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Legal 2

LEGAL REPRESENTATION AT DISCIPLINARY HEARINGS

Item 4 of the Code of Good Practice: Dismissal (The Code) contained in Schedule 8 of the Labour Relations Act (LRA) states that, when an enquiry is held into an employee’s alleged misconduct “The employee should be allowed … the assistance of a trade union representative or fellow employee.”

It is on this basis that employers allow the accused to be represented by someone from inside the organisation. Employers have, on the other hand, traditionally disallowed external legal representatives to represent accused employees at disciplinary hearings.

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UNNECESSARY SUSPENSIONS CAN PROVE COSTLY


Employees are suspended from duty for different reasons that may include:

  • One form of suspension is a temporary lay-off of employees due to operational circumstances. That is, during retrenchment consultations, either party may suggest temporary layoffs as an alternative to retrenchment. This might be implemented where the employees agree to the lay offs and there is some hope of more work and revenue being acquired in the future. In such circumstances the employees would not be paid but would still be employees of the employer. 

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EMPLOYERS MUST TAKE MITIGATING CIRCUMSTANCES SERIOUSLY

Even where it has been proved beyond any doubt at arbitration that an employee has committed an extremely serious offence, the employer will not have discharged its legal duty to prove that the employee deserved to be dismissed.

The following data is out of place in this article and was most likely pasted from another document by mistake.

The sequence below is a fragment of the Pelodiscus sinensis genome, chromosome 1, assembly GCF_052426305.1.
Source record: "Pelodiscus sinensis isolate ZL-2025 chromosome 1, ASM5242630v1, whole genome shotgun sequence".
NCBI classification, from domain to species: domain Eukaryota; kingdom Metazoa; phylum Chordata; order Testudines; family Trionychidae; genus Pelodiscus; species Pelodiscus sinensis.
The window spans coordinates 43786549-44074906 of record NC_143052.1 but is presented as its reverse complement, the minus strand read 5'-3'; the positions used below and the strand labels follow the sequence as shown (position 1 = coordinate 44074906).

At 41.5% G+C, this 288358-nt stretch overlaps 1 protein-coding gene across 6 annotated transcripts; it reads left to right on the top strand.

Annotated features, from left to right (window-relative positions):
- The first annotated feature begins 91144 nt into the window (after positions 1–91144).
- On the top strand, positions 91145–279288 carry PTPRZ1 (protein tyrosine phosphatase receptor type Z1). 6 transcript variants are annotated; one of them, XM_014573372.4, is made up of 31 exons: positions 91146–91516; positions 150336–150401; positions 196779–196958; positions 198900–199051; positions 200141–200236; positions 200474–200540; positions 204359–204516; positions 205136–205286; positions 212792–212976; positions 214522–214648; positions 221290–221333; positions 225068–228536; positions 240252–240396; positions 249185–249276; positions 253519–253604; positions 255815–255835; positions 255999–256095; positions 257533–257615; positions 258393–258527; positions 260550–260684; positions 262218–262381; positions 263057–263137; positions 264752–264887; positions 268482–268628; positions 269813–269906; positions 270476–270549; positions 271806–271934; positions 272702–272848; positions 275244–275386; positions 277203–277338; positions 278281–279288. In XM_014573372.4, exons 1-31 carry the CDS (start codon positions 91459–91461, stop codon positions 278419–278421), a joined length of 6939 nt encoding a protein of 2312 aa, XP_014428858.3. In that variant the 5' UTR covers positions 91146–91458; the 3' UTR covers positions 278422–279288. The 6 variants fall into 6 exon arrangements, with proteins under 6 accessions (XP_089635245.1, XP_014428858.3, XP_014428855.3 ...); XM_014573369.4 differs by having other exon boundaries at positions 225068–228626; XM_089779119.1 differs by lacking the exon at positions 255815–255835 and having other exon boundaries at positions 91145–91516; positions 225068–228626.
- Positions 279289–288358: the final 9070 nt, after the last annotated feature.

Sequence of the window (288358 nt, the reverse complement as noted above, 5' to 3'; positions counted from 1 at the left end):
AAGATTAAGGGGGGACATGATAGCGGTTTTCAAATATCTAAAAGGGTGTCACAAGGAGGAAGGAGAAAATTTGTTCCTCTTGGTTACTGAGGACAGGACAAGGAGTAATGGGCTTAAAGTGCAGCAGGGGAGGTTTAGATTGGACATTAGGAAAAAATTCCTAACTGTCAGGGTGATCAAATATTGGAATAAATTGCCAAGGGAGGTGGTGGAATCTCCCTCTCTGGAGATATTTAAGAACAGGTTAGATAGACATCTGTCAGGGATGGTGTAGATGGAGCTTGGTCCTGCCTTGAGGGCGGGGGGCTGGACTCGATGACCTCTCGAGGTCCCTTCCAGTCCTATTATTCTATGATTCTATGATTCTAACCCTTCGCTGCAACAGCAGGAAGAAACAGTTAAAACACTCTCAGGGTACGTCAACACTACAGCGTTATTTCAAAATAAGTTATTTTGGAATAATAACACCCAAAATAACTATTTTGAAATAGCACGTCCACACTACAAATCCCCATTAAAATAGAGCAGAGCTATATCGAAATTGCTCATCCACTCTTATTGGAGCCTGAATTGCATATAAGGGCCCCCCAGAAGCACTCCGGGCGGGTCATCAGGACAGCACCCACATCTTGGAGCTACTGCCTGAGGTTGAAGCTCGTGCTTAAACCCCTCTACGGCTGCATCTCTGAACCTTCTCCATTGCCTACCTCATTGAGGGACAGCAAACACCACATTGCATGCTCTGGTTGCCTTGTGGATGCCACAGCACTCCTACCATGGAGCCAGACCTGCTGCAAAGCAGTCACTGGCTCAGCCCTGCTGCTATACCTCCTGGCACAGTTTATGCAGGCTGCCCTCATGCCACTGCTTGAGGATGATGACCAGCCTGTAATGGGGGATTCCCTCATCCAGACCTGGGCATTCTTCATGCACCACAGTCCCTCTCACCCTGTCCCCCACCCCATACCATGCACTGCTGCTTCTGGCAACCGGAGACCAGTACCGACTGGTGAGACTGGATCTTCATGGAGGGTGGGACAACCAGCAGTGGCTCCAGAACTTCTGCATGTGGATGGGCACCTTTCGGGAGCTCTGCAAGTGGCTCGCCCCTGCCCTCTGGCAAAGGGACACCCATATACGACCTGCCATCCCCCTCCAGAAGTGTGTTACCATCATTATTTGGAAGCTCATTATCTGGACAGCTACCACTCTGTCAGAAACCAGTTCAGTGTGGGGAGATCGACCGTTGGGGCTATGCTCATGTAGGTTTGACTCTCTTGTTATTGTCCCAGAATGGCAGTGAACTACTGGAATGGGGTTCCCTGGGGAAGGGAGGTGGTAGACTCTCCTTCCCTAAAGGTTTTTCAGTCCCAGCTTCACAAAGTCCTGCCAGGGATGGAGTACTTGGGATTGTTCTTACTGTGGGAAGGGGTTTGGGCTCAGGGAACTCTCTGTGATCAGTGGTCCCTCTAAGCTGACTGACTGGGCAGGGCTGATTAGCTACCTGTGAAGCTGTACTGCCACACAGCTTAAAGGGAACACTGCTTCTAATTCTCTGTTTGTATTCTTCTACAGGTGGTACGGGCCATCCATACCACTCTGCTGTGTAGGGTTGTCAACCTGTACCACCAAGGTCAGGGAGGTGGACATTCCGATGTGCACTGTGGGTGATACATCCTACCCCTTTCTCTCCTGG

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GAPS IN THE LRA LEAVE PARTIES GUESSING


In the mid 1990s the old labour legislation was repealed and was replaced by our current Labour Relations Act (LRA) negotiated between government, employers and trade unions. Due to the fact that parties had substantially different agendas they were often unable to agree on a number of important details of law which were therefore omitted from the LRA. Some detail as to the intention of the law is provided in the form of codes of good practice. For example, included in Schedule 8 of the LRA is The Code of Good Practice: Dismissal which guides parties as to procedures and principles that should be followed.

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Double jeopardy a danger for employees


This is the second in a series of articles on changes and dangers in Labour Law.
 
In the interests of fairness arbitrators and judges sometimes depart from the basic principles of law and look at the unique circumstances of the case. Double Jeopardy is just such a principle of law where exceptions may need to  be made. Double Jeopardy occurs where an employee is punished twice for the same incident of misconduct or poor performance. Normally, such discipline would be found to be unfair. However, a second disciplinary process might be justified if the employer is able to present:

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